Authority for Living

Each day we face our arch nemesis the devil, but we face him alongside our Champion and Chieftain Jesus Christ. There are no great visible armies supporting us, and often there seems to be no reinforcements to call on.  There are often those moments when it seems Jesus is not even there—although rest assured, he will never leave or forsake you. But, if we’re honest it “feels like,” that is, it seems that we are in a hand-to-hand wrestling match— where it is winner take all.

The truth is you are in a battle at close quarters. It is a wrestling match where there can be only one winner. The close proximity of the fight wears on you as your opponent persistently stalks you. You can almost feel the breath of your opponent as he circles you looking for that weakness in your armor or that moment of indecision on your part. His purpose is to kill, steal, and destroy. What is your purpose? Survival? Escape? Minimum injury? Victory? What?

Your purpose will determine your outcome. In this battle, you will probably get what you are willing to accept. Understanding who you are in Christ is far more important than trying to guess what your adversary will do next. Therefore, to gain that victory you must live in the new nature Christ has given you. Otherwise, your goose is cooked!

Most believers shrink away from this confrontation thinking they have no power. And yet, Christ has both given each of us more power than we know what to do with, and the authority to use it. This happens when the Holy Spirit fills you. He is not there to sleep on the sofa of your spirit, He is there to insure your victory in Christ by guiding you at all times, but especially in the heat of this real battle.

It is essential that you understand you have been given the authority of Christ (read Luke 9:1-2; 10:1; 9; 17-18; and Matthew 28:18-20). He has delegated you to act as his representative in the physical realm. Therefore, when the enemy steps out of the spiritual and into the physical—you have delegated authority to act. Delegated means Jesus has deputized you. He has given you the authority and all the ammunition you need to be successful. The enemy will give you all the opportunities you need, so all that is required of you is to act. And upon acting in the authority of Christ—the battlefield tends to change quickly. Standing in the authority of Christ seems to give each of us a spiritual backbone—we no longer slump or stoop, but stand straight and firm with our feet solidly planted for the battle.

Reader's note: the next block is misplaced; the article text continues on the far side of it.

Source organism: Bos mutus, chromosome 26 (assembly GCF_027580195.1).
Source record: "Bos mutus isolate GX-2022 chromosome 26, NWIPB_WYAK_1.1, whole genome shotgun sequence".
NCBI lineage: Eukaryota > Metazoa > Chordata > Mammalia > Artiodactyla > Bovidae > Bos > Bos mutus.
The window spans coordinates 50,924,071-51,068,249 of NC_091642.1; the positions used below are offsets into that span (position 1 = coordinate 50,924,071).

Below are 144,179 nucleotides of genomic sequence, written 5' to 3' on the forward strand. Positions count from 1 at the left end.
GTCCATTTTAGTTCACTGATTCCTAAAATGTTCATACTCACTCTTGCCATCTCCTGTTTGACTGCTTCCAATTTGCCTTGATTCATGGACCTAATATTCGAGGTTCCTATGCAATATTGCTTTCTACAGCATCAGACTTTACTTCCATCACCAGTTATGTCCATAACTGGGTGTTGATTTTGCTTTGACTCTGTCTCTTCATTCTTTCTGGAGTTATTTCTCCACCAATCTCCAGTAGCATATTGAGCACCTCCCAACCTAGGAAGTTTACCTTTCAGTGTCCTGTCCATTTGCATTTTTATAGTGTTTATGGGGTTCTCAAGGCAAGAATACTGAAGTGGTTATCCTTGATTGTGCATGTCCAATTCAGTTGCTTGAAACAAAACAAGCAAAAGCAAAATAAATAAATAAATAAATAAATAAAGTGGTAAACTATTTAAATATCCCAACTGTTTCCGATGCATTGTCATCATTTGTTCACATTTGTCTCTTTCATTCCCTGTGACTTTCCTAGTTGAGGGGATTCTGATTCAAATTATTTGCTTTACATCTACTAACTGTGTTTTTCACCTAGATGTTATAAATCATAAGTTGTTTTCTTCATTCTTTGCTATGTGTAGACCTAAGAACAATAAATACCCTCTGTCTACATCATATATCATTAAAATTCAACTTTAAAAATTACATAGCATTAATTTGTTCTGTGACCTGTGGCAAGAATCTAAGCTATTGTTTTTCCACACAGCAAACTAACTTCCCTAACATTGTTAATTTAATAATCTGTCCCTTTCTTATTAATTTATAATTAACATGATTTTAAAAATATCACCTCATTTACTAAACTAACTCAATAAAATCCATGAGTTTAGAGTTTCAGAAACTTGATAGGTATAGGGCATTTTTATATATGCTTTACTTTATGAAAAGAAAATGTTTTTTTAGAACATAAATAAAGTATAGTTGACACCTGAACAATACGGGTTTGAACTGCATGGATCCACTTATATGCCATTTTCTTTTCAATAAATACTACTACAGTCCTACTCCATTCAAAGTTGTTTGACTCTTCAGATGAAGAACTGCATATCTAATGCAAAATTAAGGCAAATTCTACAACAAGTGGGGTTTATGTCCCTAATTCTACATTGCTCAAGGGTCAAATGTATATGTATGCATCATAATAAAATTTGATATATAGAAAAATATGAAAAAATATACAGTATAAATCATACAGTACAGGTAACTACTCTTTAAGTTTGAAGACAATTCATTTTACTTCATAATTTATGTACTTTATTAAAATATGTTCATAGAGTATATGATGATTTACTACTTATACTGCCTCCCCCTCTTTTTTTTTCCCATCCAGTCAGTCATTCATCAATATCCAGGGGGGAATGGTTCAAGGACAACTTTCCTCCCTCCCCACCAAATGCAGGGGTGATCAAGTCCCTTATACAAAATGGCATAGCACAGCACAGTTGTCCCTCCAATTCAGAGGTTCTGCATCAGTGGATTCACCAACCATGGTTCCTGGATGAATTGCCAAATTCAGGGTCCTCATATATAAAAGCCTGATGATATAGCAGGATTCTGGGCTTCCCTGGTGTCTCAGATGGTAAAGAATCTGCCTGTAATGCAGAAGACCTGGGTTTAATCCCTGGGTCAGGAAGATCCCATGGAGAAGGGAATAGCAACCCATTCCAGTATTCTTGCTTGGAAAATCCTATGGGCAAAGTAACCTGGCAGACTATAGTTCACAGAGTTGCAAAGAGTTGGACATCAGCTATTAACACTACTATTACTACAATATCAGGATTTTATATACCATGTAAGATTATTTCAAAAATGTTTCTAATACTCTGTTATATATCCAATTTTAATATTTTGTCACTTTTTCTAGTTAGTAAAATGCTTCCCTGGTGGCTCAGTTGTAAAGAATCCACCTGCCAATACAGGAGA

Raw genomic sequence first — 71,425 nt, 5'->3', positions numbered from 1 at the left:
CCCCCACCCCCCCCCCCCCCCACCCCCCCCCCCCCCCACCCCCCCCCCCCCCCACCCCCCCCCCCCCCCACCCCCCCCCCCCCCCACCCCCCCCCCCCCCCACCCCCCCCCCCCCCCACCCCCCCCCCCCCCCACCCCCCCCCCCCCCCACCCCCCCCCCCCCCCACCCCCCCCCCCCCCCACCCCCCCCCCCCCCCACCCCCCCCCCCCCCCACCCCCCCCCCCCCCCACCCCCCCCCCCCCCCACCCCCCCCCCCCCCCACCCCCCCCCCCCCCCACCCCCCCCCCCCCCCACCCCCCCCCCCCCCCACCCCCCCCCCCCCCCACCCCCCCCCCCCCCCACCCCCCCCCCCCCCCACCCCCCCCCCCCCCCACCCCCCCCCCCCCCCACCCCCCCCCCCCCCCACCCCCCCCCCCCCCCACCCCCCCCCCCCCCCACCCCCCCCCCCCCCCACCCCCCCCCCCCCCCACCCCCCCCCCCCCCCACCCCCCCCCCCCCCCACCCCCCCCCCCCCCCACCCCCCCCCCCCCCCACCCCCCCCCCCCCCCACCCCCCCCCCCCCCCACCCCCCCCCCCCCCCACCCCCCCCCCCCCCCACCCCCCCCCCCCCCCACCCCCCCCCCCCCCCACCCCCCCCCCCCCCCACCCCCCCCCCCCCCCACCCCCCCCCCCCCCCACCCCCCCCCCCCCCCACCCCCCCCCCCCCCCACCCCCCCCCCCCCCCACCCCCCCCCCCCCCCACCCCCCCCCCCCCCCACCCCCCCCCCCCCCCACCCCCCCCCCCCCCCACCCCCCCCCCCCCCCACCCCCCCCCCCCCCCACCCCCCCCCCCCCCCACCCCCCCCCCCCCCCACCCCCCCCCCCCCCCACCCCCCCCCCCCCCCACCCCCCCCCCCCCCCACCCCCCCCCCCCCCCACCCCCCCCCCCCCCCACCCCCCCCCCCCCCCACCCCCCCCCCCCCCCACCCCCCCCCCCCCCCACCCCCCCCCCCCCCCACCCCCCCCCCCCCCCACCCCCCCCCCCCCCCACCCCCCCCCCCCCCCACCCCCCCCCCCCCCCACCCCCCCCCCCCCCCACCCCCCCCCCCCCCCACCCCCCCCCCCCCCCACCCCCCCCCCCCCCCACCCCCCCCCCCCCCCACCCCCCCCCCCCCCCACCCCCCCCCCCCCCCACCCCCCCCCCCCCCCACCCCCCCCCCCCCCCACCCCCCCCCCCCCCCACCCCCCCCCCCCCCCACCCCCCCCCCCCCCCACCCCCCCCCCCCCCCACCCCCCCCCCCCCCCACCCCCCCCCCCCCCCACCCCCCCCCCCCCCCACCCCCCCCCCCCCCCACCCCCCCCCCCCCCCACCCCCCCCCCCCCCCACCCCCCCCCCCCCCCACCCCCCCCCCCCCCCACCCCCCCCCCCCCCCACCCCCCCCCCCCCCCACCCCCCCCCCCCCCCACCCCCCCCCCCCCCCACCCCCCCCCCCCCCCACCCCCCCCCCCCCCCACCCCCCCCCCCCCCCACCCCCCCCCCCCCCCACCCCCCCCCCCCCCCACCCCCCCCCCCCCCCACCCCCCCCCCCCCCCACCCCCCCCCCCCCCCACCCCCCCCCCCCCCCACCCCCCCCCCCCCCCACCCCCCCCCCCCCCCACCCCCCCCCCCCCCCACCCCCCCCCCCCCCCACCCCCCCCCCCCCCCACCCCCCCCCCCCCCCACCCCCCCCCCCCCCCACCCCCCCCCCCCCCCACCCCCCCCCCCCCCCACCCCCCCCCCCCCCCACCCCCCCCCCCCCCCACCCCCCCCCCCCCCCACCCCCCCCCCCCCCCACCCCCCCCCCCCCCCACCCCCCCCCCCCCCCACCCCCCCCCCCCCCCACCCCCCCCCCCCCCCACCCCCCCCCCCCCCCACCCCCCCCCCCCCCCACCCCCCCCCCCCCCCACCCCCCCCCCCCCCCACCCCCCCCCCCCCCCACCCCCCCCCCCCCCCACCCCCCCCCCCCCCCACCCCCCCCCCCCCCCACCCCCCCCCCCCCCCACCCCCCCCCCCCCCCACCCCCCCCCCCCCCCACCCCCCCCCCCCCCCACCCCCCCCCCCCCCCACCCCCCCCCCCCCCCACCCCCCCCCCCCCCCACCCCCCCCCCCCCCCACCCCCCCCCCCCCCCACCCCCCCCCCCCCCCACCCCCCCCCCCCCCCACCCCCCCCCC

The more we exercise this delegated authority the more authority we earn in the spiritual realm. It’s not that we are necessarily given more authority, but rather we become more deadly to the kingdom of darkness in the way we use that the authority we have already been given. Earned authority opens the door for the Holy Spirit to use us to aid others in their battle against our ancient foe. This exercise of authority is much like exercising a muscle, the more you use it—the stronger it gets! The more you fine tune it the more powerful it becomes!

The enemy would rather wrestle with a person who is fearful and insecure—ignorant of their true strength and power in Christ. He always seems unbeatable when you choose to grapple with him in your own strength. Take up the authority of Christ—pull out God’s gun loaded with devil killing bullets and squeeze the trigger—and watch the enemy back off a little. As he backs off a little, take a deep breath, get your bearings, and jump on his back in the power of Jesus name and defeat him in today’s battle. You have been given the authority for living—living the life of Jesus.